At an event at the Hudson Institute Thursday, FCC Commissioner Ajit Pai discussed the future of internet protocol and the path he hopes the FCC follows in ensuring that transition is as beneficial as possible. He outlined the two paths the FCC can choose to follow for the IP transition; one being an application of burdensome legacy regulations, and the other being an effort to modernize regulations to fit an ever-evolving marketplace.
While Commissioner Pai described FCC efforts regarding IP transition as mixed between the overly regulated first path and more free-market second, he urged that movement down the second, optimal path be based upon hard evidence. In accordance with that, Commissioner Pai proposed a pilot, all IP program. Such a pilot would be voluntary, and similar pilot programs such as the rural healthcare pilot, which preceded the creation of the healthcare connect fund, have been useful in implementing new programs.
An all IP pilot program would need to operate with four basic principles: consumer protection, repeal of obsolete regulations, address of market failures, and fidelity to the law. The last point in particular warrants special note, especially for those dissatisfied with the 1996 Communications Act. Commissioner Pai noted that while the Act is by no means perfect, the FCC must operate within its scope nonetheless. Questions regarding FCC authority under the law ought to be submitted to Congress, rather than merely acted upon.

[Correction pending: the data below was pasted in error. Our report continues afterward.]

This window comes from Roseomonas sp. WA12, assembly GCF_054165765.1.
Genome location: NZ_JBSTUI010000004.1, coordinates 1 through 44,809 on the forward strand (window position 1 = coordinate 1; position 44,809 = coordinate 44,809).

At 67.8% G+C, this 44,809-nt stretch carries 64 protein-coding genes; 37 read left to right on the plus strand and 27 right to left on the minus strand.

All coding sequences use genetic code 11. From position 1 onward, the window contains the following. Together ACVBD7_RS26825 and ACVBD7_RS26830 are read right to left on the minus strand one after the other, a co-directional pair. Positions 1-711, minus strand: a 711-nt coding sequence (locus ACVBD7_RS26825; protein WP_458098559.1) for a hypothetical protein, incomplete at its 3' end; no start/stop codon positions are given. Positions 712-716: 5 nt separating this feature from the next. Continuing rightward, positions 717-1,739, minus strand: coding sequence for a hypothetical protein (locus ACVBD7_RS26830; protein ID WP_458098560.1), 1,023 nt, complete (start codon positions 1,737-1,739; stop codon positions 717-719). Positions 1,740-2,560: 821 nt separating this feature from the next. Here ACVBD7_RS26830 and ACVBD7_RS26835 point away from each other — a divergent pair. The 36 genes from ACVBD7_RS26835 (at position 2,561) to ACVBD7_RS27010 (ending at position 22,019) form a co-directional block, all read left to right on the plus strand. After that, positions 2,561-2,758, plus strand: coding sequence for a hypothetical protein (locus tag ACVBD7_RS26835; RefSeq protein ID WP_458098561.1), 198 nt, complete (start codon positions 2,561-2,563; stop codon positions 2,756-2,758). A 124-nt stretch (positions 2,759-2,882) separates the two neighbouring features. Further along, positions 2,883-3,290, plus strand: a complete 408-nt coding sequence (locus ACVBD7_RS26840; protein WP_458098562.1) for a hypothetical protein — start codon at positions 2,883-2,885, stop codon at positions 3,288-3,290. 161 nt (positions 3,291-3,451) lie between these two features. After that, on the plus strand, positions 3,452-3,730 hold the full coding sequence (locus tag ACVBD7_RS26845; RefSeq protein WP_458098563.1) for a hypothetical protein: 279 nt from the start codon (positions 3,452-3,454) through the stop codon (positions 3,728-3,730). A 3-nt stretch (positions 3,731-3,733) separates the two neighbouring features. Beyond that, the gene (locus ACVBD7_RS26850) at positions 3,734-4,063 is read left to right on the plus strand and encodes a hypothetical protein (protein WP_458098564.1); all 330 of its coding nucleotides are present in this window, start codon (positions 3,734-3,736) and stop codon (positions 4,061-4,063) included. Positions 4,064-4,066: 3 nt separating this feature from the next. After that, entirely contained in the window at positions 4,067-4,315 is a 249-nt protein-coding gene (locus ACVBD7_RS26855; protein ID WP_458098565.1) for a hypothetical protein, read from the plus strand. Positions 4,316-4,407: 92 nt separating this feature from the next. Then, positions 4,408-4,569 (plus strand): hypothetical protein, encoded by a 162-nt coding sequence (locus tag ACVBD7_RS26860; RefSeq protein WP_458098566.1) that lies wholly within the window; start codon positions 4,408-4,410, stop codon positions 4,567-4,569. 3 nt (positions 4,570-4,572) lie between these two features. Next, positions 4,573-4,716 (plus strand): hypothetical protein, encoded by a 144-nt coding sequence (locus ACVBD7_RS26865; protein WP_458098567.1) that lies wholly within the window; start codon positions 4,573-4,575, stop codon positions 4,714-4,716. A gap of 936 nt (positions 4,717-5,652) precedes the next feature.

Commissioner Pai’s advocacy for market oriented solutions in moving the country technologically forward should be applauded. The current FCC regime is too often eager to regulate first, to the detriment of jobs, businesses, and consumers. Hopefully the Commission will heed Commissioner Pai’s advice while tackling the difficult issue of IP transition, and move forward in a manner that is beneficial for all.